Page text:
What constrains lawyer conduct? I don’t mean in terms of positive law – i.e., the codes of conduct or the decisions of the court. I mean at its source – what is the bottom line restriction on a lawyer’s professional role? I’ve been thinking about this question a great deal following the story of Angela Cardinal– the sexual assault victim who was incarcerated for 5 nights to ensure her testimony in a preliminary inquiry (trial judgment here; media reports here and here). If what happened to Angela Cardinal was wrong (and I think it’s hard to argue that it wasn’t), and if what happened to her involved lawyers (which it did), then how can we identify the constraints on lawyer conduct so as to help them not to do such things?
This question of what constrains lawyer conduct preoccupies and divides scholars who write about theories of legal ethics. Some, including me, emphasize legality itself as the essential constraint. Law exists as a form of social settlement, a way for us to live together peacefully despite our profound disagreements about the right thing to do. It allows us to cooperate, and through its procedures it ensures respect for human dignity. A lawyer helps people to access the social settlement of law, ensures they receive the benefits of the law’s procedures, and helps them to pursue their own ideas of what is right within the law. Lawyers may only do so, however, within the constraints of the law’s process or substance. A lawyer cannot help a client do more than what the law permits, enables or requires.
Other scholars, most notably David Luban, accept constraints of legality, but also insist that lawyers’ actions are limited by the norms of ordinary morality. If the law permits a grave wrong or injustice, it is no ethical excuse for the lawyer who facilitates the commission of that wrong to say “but the law permitted it”: “when professional [role] and serious moral obligation conflict, moral obligation takes precedence” (Legal Ethics and Human Dignity (New York: Cambridge University Press, 2007) at 63). A lawyer cannot justify the infliction of moral harm by saying “my job made me do it”.
If Luban’s scholarship can be reduced to one ethical preoccupation, it is with the problem of the good bureaucrat, who does his job well but in service of great evil – the Adolf Eichmann who makes the trains run on time to carry Jews to the concentration camps. That is, with what Hannah Arendt famously called the “banality of evil”, where the actor seeks to do a good job, not evil, but the good job results in the most enormous evil imaginable. And so with lawyers: Luban fears the lawyer who, in service of his social role, loses sight of the actual moral and ethical dimensions of his conduct; the lawyer who fails to see a wrong he commits when he does the things that lawyers do.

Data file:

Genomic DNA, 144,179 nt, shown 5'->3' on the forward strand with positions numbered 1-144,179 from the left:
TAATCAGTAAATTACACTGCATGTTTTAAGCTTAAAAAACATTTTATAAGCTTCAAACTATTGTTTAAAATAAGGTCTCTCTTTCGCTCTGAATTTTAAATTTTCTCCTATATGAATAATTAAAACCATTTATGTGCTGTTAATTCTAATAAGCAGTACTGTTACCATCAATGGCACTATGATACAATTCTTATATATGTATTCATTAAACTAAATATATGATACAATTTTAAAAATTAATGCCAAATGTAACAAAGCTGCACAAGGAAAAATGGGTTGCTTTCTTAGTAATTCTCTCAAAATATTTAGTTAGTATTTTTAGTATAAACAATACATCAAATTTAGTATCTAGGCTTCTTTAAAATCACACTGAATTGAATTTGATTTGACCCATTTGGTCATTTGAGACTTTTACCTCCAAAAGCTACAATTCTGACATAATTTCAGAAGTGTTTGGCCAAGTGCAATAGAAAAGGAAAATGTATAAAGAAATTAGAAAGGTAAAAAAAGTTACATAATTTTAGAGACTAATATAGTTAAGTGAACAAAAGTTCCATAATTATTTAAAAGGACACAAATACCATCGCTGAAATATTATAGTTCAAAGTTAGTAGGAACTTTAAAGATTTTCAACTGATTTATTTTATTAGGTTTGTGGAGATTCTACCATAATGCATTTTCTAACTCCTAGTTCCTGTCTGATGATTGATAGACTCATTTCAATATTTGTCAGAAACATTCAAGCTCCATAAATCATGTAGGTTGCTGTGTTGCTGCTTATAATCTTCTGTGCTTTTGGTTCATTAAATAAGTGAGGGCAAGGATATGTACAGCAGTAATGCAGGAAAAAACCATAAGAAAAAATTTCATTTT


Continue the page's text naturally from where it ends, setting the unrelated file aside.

The Angela Cardinal case can be used to support either of these positions. On the one hand, and as I explained in a letter I wrote to Alberta’s Minister of Justice and to the Law Society of Alberta, there is a reasonable argument that the lawyers and judge failed to observe the boundaries of legality: if the procedural requirements of fundamental justice, the substantive terms of s. 545(1)(b) of the Criminal Code, and the lawyers’ obligations under the applicable codes of conduct had all been complied with, Ms. Cardinal would not have been incarcerated. That respect for the boundaries of legality would, here, have avoided the wrong that occurred.
On the other hand, it is impossible not to think that part of the problem here was a failure to see Ms. Cardinal in her full humanity. Angela Cardinal (a pseudonym for this brave and resilient young woman) was just over 5 feet tall, and a tiny 109 lb. (Preliminary Inquiry Transcript, p. 602). She sang a hymn to herself – “this little light of mine” – as she tried to sleep in the stairway where she had found shelter (Transcript, p. 565). She appreciated the police who were kind to her, even ones who had arrested her in the past, describing them as “awesome” (Transcript, pp. 745 and p. 835). She kept a poem in her sock – “you look best in a smile so wear that one with pride because it’s always darkest before dawn” so that, if it fell out, it might make someone’s day more beautiful – “little things like that might make life beautiful” (Transcript, pp. 645-646). She often made bannock badly – like a “hockey puck” – but was proud when she made some that turned out well (Transcript p. 734). And, after a serial offender who was nearly 6’8” and 260 lb dragged her from her stairway, she never gave in. She fought him, she bit him and, ultimately, managed to get his phone, call 9-1-1 and throw it across the room, screaming as loudly as she could until the police came (Trial judgment para. 17-27, account of Ms. Cardinal and accepted by the trial judge).
If the lawyers and judge in that court room had seen Ms. Cardinal in this way, had seen her not as a problem to be solved but as a vulnerable, caring, resilient and brave woman, would they have felt the same way about locking her up? Would it have seemed right? Justifiable? Would they have been more careful?
I can’t help but think that even if we constrain lawyers through the boundaries of legality we make a terrible mistake if we don’t remind lawyers to think about the human consequences of what they are doing. The law’s procedures and rules exist to ensure we do not interfere with human autonomy and dignity except when doing so can be justified; remembering what human dignity looks like will help us know when we must follow those procedures and rules to the letter. And, finally, remembering that human dignity is a quality enjoyed by the homeless and indigenous, as well as by the white and the privileged, is something that legal actors and the legal system have to do, or following the “rules” will never achieve what is right and just.